During the stare-down, some aggressors decide to try to escalate the fight by pushing you. If you are ever pushed, you have only one option in my opinion: strike him back and keep striking him (or grapple with him) until he backs off. Why? Because standing your ground no longer makes sense, and deescalation won't work in this case. Once someone has initiated physical contact, they have signaled that they believe the other guy is weak and will continue to attack him, because they believe they will win. If you attempt to deescalate, it will merely confirm his view that you're weak, and he'll use that as an opportunity to hurt you.

But there's also a pretty good chance that the stare-down scenario will result in nothing happening. Simply standing up confidently, not showing fear, and not backing down is usually enough to intimidate someone into backing down. The more time that goes by, also, the cooler the aggressor will become. It gives the guy a chance to vent, say a lot of cuss words, pound his chest, etc. Eventually the guy gets bored and leaves.

My homework assignment to you is to watch candid youtube videos of street fights of all kinds, not just this stare-down scenario. Pay close attention to how the fight starts and who wins. Sometimes it helps watching the fight with the sound turned off, so you can pick up on all of the physical cues. Notice this trend: The one that appears unwilling (who is reluctant) to fight is indicating weakness. The other guy will generally win if he attacks (even if he's not the aggressor).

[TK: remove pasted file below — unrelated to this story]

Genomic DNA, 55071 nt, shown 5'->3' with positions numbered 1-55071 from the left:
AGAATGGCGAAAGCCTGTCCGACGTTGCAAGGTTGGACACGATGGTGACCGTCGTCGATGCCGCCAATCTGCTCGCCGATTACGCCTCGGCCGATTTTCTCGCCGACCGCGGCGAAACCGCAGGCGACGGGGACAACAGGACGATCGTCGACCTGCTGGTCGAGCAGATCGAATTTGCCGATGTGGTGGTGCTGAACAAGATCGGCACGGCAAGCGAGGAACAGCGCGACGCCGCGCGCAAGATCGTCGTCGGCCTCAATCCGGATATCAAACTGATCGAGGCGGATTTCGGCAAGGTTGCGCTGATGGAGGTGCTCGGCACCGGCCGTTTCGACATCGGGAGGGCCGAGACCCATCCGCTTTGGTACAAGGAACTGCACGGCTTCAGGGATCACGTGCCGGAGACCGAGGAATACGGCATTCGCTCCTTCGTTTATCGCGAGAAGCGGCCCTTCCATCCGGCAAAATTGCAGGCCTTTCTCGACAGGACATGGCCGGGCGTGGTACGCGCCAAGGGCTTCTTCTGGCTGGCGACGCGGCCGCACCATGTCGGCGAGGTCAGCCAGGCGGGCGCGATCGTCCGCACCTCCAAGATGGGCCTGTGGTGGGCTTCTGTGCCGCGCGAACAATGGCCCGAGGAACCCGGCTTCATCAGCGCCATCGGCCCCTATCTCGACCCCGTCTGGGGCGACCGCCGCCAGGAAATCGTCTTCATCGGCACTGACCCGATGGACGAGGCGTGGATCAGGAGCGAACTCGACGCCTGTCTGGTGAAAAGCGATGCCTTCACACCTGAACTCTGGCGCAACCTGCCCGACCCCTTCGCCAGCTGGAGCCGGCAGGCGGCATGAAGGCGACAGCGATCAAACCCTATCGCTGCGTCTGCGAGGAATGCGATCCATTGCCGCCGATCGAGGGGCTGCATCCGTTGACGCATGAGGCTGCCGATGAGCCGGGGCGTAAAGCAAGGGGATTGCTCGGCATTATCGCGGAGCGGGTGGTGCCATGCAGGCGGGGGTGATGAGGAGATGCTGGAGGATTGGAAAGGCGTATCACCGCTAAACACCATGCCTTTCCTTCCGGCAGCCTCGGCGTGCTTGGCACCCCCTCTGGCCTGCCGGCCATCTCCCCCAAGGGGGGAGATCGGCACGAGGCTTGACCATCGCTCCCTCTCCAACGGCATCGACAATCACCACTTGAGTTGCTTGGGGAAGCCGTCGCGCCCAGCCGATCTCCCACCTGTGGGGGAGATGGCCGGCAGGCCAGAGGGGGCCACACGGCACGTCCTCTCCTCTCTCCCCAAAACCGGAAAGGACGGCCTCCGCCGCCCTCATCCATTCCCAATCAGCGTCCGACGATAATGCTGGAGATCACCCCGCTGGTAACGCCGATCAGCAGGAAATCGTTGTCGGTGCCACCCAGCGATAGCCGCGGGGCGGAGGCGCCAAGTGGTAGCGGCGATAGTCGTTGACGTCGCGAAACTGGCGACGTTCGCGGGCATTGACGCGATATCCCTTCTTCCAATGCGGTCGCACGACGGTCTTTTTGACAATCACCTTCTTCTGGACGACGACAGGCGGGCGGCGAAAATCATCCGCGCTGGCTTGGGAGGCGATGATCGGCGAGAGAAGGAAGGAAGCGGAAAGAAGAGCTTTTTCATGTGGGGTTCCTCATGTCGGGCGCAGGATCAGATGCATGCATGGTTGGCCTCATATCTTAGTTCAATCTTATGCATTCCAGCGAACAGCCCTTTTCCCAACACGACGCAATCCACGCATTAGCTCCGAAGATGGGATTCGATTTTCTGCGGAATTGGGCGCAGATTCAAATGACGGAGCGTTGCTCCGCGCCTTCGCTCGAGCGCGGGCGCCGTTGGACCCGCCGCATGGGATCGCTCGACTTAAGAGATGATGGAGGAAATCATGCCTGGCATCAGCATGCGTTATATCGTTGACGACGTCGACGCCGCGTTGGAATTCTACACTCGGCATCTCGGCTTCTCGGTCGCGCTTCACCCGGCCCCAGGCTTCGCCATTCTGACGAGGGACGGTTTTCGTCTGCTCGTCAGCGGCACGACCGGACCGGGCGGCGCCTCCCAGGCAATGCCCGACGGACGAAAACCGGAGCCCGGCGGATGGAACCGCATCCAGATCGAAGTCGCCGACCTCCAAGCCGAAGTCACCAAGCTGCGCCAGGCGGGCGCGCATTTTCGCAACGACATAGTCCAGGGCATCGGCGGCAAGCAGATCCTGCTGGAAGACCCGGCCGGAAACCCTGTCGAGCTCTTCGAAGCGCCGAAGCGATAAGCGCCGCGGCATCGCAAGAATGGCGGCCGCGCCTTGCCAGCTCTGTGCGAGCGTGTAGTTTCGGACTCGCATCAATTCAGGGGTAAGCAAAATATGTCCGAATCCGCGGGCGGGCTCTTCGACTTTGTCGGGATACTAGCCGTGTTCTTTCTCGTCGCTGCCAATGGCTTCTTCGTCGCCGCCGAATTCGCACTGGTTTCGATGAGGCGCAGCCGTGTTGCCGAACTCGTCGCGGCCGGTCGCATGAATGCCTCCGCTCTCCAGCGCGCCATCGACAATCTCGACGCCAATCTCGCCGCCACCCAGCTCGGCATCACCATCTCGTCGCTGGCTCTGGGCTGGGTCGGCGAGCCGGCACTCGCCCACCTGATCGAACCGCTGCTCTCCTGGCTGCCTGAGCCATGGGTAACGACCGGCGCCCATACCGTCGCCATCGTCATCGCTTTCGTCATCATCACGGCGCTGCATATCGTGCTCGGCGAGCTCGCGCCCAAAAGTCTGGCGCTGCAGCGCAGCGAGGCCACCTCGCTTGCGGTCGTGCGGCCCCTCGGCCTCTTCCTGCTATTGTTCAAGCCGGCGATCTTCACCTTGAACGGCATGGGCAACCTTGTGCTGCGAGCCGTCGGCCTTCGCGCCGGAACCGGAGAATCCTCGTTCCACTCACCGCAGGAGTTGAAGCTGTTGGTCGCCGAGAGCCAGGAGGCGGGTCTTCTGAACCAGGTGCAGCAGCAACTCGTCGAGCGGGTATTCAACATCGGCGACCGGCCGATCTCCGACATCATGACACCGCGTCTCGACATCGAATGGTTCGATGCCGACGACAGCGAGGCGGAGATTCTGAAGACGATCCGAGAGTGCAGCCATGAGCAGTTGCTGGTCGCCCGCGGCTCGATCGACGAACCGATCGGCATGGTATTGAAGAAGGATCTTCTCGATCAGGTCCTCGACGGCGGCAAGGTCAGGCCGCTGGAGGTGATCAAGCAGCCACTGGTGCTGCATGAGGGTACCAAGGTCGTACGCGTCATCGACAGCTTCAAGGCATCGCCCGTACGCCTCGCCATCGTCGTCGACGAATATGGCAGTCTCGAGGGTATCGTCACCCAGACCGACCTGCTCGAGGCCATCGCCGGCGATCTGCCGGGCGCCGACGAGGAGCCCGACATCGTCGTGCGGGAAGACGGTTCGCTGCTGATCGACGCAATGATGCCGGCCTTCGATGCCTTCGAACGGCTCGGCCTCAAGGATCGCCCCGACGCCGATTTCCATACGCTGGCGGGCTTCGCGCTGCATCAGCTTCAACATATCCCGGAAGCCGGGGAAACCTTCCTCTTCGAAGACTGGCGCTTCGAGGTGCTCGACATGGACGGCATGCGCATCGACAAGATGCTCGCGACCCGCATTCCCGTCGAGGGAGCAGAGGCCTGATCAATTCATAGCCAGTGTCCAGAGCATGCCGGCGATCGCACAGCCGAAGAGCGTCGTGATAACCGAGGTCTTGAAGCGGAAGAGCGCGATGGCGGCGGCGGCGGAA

Legal disclaimer: Of course there's doing what's right, and then there's doing what is legal. I don't give legal advice. You need to look into how the laws in your country, state, town, etc. are setup for self-defense situations. Preemptive strikes are the hardest to sell to a jury. The easiest is to convince the jury you attempted to deescalate the situation and only responded with enough force to stop the attacker from hurting you and then got away (never more than that). Standing your ground could go either way, but it might work in your favor if someone sees that you didn't initiate it. This is critical in situations where either of you are seriously injured or killed.

Hope that helps!

  • +1: deescalating, -1: preventive strike, +1: legal disclaimer! The last paragraph deserves more emphasis. – Sardathrion Jan 26 '15 at 7:32
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    I'm not advocating a preventive strike, just describing it along with the other 2 choices. It's good to go over all possible choices and let the individual figure out when to apply them best, in my opinion. And yes, the legal aspects of self-defense are rarely discussed in martial arts classes, and that's just downright negligent. After all, there's an instructor telling people to do this or that, and the students should know that stomping on someone's skull after they're unconscious, for example, may result in jail time. There might be better things to do, in other words. – Steve Weigand Jan 26 '15 at 22:39